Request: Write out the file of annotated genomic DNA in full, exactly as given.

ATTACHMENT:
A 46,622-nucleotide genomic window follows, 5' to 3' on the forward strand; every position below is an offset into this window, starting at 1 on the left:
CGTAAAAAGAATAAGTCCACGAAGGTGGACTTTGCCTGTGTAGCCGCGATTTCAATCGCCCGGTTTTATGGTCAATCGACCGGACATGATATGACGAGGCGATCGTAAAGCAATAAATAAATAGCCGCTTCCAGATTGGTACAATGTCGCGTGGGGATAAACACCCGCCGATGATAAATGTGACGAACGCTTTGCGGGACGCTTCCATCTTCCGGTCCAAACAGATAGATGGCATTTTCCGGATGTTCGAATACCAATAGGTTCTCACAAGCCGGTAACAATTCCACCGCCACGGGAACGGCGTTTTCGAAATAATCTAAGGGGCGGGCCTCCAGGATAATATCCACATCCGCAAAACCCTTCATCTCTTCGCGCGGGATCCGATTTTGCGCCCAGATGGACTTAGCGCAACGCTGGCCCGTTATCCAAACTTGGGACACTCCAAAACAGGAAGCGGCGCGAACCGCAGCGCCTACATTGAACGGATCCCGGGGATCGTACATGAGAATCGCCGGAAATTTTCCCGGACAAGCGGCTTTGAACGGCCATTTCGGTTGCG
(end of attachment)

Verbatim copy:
A 46,622-nucleotide genomic window follows, 5' to 3' on the forward strand; every position below is an offset into this window, starting at 1 on the left:
CGTAAAAAGAATAAGTCCACGAAGGTGGACTTTGCCTGTGTAGCCGCGATTTCAATCGCCCGGTTTTATGGTCAATCGACCGGACATGATATGACGAGGCGATCGTAAAGCAATAAATAAATAGCCGCTTCCAGATTGGTACAATGTCGCGTGGGGATAAACACCCGCCGATGATAAATGTGACGAACGCTTTGCGGGACGCTTCCATCTTCCGGTCCAAACAGATAGATGGCATTTTCCGGATGTTCGAATACCAATAGGTTCTCACAAGCCGGTAACAATTCCACCGCCACGGGAACGGCGTTTTCGAAATAATCTAAGGGGCGGGCCTCCAGGATAATATCCACATCCGCAAAACCCTTCATCTCTTCGCGCGGGATCCGATTTTGCGCCCAGATGGACTTAGCGCAACGCTGGCCCGTTATCCAAACTTGGGACACTCCAAAACAGGAAGCGGCGCGAACCGCAGCGCCTACATTGAACGGATCCCGGGGATCGTACATGAGAATCGCCGGAAATTTTCCCGGACAAGCGGCTTTGAACGGCCATTTCGGTTGCG